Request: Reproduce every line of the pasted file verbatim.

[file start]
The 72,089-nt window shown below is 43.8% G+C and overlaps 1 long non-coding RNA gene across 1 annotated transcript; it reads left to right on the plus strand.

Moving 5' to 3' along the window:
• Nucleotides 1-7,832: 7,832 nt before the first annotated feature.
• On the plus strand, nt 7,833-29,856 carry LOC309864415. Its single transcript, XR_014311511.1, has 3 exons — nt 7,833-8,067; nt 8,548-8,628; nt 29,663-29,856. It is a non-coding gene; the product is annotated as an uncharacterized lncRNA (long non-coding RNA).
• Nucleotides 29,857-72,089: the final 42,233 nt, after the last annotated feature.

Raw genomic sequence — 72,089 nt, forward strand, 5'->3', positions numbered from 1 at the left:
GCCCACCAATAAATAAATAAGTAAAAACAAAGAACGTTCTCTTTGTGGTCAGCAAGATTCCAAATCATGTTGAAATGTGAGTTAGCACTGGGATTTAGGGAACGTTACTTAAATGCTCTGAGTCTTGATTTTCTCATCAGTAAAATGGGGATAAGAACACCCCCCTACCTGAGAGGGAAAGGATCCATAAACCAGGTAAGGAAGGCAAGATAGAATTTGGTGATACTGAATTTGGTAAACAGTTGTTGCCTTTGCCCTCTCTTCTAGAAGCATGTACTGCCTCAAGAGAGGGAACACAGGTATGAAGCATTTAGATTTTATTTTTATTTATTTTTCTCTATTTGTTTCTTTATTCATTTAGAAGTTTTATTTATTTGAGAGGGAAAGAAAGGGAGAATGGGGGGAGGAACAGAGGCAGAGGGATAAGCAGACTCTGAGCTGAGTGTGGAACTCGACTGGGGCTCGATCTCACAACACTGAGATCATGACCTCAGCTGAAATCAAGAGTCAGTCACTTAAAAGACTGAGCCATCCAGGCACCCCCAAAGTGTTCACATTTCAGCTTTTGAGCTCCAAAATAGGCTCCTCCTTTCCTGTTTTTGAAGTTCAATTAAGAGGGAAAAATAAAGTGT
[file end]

The 72,089-nt window shown below is 43.8% G+C and overlaps 1 long non-coding RNA gene across 1 annotated transcript; it reads left to right on the plus strand.

Moving 5' to 3' along the window:
• Nucleotides 1-7,832: 7,832 nt before the first annotated feature.
• On the plus strand, nt 7,833-29,856 carry LOC309864415. Its single transcript, XR_014311511.1, has 3 exons — nt 7,833-8,067; nt 8,548-8,628; nt 29,663-29,856. It is a non-coding gene; the product is annotated as an uncharacterized lncRNA (long non-coding RNA).
• Nucleotides 29,857-72,089: the final 42,233 nt, after the last annotated feature.

Raw genomic sequence — 72,089 nt, forward strand, 5'->3', positions numbered from 1 at the left:
GCCCACCAATAAATAAATAAGTAAAAACAAAGAACGTTCTCTTTGTGGTCAGCAAGATTCCAAATCATGTTGAAATGTGAGTTAGCACTGGGATTTAGGGAACGTTACTTAAATGCTCTGAGTCTTGATTTTCTCATCAGTAAAATGGGGATAAGAACACCCCCCTACCTGAGAGGGAAAGGATCCATAAACCAGGTAAGGAAGGCAAGATAGAATTTGGTGATACTGAATTTGGTAAACAGTTGTTGCCTTTGCCCTCTCTTCTAGAAGCATGTACTGCCTCAAGAGAGGGAACACAGGTATGAAGCATTTAGATTTTATTTTTATTTATTTTTCTCTATTTGTTTCTTTATTCATTTAGAAGTTTTATTTATTTGAGAGGGAAAGAAAGGGAGAATGGGGGGAGGAACAGAGGCAGAGGGATAAGCAGACTCTGAGCTGAGTGTGGAACTCGACTGGGGCTCGATCTCACAACACTGAGATCATGACCTCAGCTGAAATCAAGAGTCAGTCACTTAAAAGACTGAGCCATCCAGGCACCCCCAAAGTGTTCACATTTCAGCTTTTGAGCTCCAAAATAGGCTCCTCCTTTCCTGTTTTTGAAGTTCAATTAAGAGGGAAAAATAAAGTGT